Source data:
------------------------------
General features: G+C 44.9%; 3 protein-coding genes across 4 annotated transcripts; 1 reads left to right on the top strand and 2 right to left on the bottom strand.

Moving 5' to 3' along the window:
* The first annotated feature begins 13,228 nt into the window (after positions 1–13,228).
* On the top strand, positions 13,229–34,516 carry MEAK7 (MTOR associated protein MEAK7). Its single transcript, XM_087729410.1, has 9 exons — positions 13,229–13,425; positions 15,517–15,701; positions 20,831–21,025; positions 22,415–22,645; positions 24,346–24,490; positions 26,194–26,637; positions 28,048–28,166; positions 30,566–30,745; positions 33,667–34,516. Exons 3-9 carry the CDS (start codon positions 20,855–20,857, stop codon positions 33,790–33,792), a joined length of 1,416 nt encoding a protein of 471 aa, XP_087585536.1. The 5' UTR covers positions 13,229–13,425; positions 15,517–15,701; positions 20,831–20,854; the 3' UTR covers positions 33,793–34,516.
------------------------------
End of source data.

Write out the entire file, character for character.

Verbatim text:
General features: G+C 44.9%; 3 protein-coding genes across 4 annotated transcripts; 1 reads left to right on the top strand and 2 right to left on the bottom strand.

Moving 5' to 3' along the window:
* The first annotated feature begins 13,228 nt into the window (after positions 1–13,228).
* On the top strand, positions 13,229–34,516 carry MEAK7 (MTOR associated protein MEAK7). Its single transcript, XM_087729410.1, has 9 exons — positions 13,229–13,425; positions 15,517–15,701; positions 20,831–21,025; positions 22,415–22,645; positions 24,346–24,490; positions 26,194–26,637; positions 28,048–28,166; positions 30,566–30,745; positions 33,667–34,516. Exons 3-9 carry the CDS (start codon positions 20,855–20,857, stop codon positions 33,790–33,792), a joined length of 1,416 nt encoding a protein of 471 aa, XP_087585536.1. The 5' UTR covers positions 13,229–13,425; positions 15,517–15,701; positions 20,831–20,854; the 3' UTR covers positions 33,793–34,516.